I’ve noticed that I run out of memory extremely quickly when calculating a high-resolution histogram of three dimensional data (using StatsBase). I guess the reason is that the size of the output is proportional to the product of the length of each individual edges (I provide the edges), which skyrockets very quickly due to the required high-resolution.
I am sure I can formulate a better method because the data output I need is very specialized: I only need the non-zero elements of the histogram, and in no particular order. Therefore for my output I only need a 1D Vector (instead of 3D Array) and I do not need to save the information for the edges, or which point in the grid each histogram entry corresponds to, etc. In addition, the data provided is sparse in the sense that more than half the entries of the 3D Histogram are zero. (I do NOT have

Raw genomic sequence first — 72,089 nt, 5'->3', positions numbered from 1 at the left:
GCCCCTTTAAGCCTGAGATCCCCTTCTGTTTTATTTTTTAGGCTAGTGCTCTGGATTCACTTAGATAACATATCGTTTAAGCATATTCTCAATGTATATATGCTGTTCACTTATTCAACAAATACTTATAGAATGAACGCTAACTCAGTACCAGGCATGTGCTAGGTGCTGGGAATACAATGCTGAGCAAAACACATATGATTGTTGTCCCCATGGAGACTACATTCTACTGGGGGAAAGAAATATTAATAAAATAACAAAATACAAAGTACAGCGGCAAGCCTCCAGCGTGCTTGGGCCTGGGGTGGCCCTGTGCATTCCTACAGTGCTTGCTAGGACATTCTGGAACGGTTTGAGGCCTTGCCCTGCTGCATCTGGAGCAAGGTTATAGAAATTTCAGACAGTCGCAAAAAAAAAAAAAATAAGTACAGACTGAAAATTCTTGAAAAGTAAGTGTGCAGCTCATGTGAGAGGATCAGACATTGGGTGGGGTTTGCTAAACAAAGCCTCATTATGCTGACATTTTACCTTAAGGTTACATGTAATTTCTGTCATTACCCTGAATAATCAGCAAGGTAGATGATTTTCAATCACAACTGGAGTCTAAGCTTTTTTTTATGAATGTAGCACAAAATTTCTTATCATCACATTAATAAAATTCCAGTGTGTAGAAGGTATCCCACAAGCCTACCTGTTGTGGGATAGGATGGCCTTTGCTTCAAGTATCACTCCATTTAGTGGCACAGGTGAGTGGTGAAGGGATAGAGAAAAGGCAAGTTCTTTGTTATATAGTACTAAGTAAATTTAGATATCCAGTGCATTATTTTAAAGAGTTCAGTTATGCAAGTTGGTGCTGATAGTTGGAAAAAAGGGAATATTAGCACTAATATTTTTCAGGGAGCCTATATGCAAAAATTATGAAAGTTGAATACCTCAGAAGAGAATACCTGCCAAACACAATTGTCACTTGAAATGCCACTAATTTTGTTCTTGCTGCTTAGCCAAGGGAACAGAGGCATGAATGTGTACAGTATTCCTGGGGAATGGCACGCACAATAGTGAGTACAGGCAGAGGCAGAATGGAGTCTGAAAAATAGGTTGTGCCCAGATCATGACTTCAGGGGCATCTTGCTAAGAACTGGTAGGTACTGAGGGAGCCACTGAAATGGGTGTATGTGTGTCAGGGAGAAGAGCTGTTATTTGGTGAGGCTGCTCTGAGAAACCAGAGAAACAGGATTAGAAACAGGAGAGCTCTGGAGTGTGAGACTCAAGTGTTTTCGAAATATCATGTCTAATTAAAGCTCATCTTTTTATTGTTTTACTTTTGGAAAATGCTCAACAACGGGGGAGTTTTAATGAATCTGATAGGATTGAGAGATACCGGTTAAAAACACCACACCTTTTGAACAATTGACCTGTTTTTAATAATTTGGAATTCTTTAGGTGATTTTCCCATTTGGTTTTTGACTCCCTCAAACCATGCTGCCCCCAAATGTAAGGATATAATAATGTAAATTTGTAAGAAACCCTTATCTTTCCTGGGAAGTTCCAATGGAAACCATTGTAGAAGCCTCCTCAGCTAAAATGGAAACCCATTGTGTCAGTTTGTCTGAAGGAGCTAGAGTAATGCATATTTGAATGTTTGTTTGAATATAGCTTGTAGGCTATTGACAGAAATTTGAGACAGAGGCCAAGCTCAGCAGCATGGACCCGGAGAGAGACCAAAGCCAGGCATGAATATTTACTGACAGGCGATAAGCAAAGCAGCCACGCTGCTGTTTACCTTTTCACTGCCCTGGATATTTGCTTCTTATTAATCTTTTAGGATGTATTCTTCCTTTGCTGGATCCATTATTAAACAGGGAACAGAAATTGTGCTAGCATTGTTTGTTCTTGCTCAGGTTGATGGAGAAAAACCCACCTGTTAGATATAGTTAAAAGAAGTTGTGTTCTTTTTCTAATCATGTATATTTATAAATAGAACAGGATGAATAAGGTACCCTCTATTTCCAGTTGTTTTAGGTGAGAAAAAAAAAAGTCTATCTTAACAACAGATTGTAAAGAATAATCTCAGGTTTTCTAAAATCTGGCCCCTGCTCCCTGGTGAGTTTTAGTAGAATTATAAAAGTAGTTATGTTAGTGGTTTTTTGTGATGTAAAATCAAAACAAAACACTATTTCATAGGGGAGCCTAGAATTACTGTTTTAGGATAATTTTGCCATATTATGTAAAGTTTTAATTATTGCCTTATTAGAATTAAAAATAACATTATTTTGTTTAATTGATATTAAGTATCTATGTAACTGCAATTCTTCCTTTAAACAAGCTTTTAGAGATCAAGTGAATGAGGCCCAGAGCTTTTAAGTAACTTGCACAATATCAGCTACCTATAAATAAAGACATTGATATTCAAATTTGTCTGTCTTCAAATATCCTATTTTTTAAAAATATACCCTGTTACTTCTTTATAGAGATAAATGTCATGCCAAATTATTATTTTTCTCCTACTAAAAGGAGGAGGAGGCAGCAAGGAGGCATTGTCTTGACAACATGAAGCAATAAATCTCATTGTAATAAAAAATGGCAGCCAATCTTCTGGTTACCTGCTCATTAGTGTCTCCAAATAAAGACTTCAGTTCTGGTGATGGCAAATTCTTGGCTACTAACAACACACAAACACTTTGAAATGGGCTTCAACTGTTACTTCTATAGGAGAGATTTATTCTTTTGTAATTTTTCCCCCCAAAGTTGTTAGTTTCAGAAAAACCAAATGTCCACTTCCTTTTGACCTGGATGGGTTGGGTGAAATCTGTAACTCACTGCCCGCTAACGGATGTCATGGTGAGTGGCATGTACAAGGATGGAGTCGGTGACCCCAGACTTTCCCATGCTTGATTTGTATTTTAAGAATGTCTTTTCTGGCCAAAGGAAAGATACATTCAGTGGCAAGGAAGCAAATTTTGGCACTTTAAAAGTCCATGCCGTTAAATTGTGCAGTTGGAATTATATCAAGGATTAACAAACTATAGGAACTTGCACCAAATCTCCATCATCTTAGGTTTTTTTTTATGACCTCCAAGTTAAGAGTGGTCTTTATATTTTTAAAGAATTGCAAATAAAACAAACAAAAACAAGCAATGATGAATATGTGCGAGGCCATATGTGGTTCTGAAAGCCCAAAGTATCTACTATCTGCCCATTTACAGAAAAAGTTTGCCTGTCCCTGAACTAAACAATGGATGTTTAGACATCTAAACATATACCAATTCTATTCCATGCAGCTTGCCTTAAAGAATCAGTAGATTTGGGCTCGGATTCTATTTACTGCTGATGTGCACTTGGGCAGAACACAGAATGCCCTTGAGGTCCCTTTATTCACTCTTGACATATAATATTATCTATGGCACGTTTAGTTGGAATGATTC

I now want to create such an algorithm/approach, but I am wondering what is the best way to do it:
One approach I thought is to create a dictionary, and have the triplet of indexes (that is created by the place in the edges) be a key of the dictionary. Therefore in each step I will have to check whether this key exists, and if it does then I add +1 to its value. After that, I simply collect all the values and make em a 1D array.
The thing is, I got a hunch that this will be very slow? But I am also searching for other opinions before I implement this, maybe somebody got a smarter approach.